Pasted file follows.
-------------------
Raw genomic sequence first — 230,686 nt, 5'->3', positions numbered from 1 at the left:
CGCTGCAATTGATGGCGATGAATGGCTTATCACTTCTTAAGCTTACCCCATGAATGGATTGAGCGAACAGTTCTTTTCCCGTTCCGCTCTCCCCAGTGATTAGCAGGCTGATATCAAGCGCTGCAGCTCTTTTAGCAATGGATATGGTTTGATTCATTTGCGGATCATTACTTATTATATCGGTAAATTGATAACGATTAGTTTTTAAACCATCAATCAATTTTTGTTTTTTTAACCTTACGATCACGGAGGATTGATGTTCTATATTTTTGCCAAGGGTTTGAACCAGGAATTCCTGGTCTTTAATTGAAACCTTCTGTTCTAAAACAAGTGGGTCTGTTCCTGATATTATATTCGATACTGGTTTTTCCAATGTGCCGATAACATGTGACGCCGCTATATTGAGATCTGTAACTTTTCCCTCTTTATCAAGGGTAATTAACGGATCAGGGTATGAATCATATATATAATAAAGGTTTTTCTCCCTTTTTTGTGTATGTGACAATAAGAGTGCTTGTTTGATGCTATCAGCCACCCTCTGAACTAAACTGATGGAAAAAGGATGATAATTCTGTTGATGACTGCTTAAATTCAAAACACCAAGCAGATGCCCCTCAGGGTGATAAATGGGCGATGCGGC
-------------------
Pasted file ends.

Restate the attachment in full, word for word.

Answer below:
Raw genomic sequence first — 230,686 nt, 5'->3', positions numbered from 1 at the left:
CGCTGCAATTGATGGCGATGAATGGCTTATCACTTCTTAAGCTTACCCCATGAATGGATTGAGCGAACAGTTCTTTTCCCGTTCCGCTCTCCCCAGTGATTAGCAGGCTGATATCAAGCGCTGCAGCTCTTTTAGCAATGGATATGGTTTGATTCATTTGCGGATCATTACTTATTATATCGGTAAATTGATAACGATTAGTTTTTAAACCATCAATCAATTTTTGTTTTTTTAACCTTACGATCACGGAGGATTGATGTTCTATATTTTTGCCAAGGGTTTGAACCAGGAATTCCTGGTCTTTAATTGAAACCTTCTGTTCTAAAACAAGTGGGTCTGTTCCTGATATTATATTCGATACTGGTTTTTCCAATGTGCCGATAACATGTGACGCCGCTATATTGAGATCTGTAACTTTTCCCTCTTTATCAAGGGTAATTAACGGATCAGGGTATGAATCATATATATAATAAAGGTTTTTCTCCCTTTTTTGTGTATGTGACAATAAGAGTGCTTGTTTGATGCTATCAGCCACCCTCTGAACTAAACTGATGGAAAAAGGATGATAATTCTGTTGATGACTGCTTAAATTCAAAACACCAAGCAGATGCCCCTCAGGGTGATAAATGGGCGATGCGGC